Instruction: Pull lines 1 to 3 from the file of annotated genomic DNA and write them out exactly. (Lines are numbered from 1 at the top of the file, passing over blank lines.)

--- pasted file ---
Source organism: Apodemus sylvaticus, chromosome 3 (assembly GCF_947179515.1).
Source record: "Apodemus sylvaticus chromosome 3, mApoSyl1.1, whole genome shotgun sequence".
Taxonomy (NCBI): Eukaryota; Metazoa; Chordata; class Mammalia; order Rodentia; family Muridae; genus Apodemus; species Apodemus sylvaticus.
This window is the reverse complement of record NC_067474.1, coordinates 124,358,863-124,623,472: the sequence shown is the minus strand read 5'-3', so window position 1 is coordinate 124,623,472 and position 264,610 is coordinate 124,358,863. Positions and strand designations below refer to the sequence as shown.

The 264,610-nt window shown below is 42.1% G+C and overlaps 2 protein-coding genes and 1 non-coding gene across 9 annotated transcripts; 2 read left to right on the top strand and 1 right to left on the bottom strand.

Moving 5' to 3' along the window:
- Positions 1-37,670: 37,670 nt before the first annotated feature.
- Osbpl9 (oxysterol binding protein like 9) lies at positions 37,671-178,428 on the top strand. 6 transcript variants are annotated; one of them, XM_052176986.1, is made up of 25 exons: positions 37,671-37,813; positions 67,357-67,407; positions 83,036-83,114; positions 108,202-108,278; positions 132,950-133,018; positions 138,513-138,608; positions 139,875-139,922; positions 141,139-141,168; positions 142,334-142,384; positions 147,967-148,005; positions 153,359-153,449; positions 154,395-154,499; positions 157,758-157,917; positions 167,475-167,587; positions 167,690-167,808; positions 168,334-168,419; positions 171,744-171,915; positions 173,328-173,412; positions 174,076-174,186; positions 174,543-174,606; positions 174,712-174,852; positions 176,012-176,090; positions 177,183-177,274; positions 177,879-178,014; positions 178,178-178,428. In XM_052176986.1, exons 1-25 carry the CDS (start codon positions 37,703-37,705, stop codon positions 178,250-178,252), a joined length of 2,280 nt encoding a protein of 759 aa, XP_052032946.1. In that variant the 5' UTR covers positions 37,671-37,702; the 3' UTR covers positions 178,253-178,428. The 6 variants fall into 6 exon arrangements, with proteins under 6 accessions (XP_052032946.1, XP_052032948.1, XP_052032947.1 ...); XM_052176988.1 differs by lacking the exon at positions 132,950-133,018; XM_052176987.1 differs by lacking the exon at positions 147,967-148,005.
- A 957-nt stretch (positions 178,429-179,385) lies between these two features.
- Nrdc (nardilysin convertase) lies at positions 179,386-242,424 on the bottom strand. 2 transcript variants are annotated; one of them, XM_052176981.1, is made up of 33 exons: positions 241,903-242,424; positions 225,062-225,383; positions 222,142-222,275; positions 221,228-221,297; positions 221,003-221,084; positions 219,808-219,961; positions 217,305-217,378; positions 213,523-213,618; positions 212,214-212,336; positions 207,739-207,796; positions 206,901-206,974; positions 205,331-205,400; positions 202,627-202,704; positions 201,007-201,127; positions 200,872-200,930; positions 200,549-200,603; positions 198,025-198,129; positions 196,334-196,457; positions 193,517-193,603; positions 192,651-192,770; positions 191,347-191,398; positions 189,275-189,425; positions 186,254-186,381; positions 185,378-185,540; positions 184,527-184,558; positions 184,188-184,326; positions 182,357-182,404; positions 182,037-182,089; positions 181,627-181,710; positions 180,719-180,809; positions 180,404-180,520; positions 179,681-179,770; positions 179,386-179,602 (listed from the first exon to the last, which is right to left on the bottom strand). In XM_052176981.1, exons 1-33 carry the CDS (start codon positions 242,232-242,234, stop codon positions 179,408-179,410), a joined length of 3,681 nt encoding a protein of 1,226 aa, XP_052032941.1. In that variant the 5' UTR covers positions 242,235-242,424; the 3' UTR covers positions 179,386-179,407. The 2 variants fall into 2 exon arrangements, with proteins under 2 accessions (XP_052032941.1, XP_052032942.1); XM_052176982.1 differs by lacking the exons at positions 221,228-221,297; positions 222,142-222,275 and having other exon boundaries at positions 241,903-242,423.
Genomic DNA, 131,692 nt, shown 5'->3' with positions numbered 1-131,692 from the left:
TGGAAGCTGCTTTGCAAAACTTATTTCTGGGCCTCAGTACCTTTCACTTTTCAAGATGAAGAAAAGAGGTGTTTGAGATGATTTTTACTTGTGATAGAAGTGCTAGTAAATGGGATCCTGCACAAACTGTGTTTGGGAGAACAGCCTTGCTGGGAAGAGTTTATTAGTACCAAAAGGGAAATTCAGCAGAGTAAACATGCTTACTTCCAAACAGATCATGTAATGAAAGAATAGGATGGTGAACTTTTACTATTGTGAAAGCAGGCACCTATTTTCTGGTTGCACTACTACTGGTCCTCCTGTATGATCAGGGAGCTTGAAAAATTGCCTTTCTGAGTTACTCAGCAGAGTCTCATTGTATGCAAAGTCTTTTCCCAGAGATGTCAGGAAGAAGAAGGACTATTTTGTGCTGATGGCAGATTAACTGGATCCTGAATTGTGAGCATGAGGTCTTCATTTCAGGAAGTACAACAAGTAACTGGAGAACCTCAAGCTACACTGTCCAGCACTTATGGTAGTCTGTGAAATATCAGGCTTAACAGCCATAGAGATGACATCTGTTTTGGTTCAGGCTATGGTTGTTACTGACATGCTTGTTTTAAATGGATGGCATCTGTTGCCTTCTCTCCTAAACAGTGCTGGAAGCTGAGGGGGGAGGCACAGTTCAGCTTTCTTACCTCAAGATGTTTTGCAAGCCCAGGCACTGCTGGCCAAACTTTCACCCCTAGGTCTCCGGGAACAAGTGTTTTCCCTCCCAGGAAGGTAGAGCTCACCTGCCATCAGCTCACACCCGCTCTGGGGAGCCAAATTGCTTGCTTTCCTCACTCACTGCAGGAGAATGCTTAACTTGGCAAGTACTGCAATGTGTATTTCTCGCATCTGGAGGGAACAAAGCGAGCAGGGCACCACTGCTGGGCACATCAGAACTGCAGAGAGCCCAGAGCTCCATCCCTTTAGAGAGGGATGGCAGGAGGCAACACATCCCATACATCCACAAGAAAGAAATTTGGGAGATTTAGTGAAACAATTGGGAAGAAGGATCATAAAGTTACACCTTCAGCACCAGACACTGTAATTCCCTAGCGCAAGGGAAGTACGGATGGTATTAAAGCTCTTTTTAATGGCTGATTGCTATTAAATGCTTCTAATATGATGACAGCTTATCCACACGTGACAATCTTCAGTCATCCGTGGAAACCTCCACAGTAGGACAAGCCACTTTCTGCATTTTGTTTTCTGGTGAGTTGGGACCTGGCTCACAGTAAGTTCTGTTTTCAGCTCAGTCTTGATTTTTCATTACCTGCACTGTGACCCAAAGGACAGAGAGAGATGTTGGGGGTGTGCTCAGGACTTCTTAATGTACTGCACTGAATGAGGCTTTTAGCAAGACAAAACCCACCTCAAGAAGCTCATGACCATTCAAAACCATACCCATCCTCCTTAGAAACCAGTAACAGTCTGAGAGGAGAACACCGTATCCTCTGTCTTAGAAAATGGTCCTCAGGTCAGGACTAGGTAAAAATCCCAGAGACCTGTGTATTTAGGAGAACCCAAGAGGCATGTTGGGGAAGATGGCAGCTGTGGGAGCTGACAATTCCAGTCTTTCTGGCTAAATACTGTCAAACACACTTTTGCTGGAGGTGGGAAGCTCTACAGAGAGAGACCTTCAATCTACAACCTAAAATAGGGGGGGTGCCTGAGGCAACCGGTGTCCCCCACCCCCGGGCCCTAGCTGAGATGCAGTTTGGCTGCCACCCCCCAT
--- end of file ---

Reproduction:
Source organism: Apodemus sylvaticus, chromosome 3 (assembly GCF_947179515.1).
Source record: "Apodemus sylvaticus chromosome 3, mApoSyl1.1, whole genome shotgun sequence".
Taxonomy (NCBI): Eukaryota; Metazoa; Chordata; class Mammalia; order Rodentia; family Muridae; genus Apodemus; species Apodemus sylvaticus.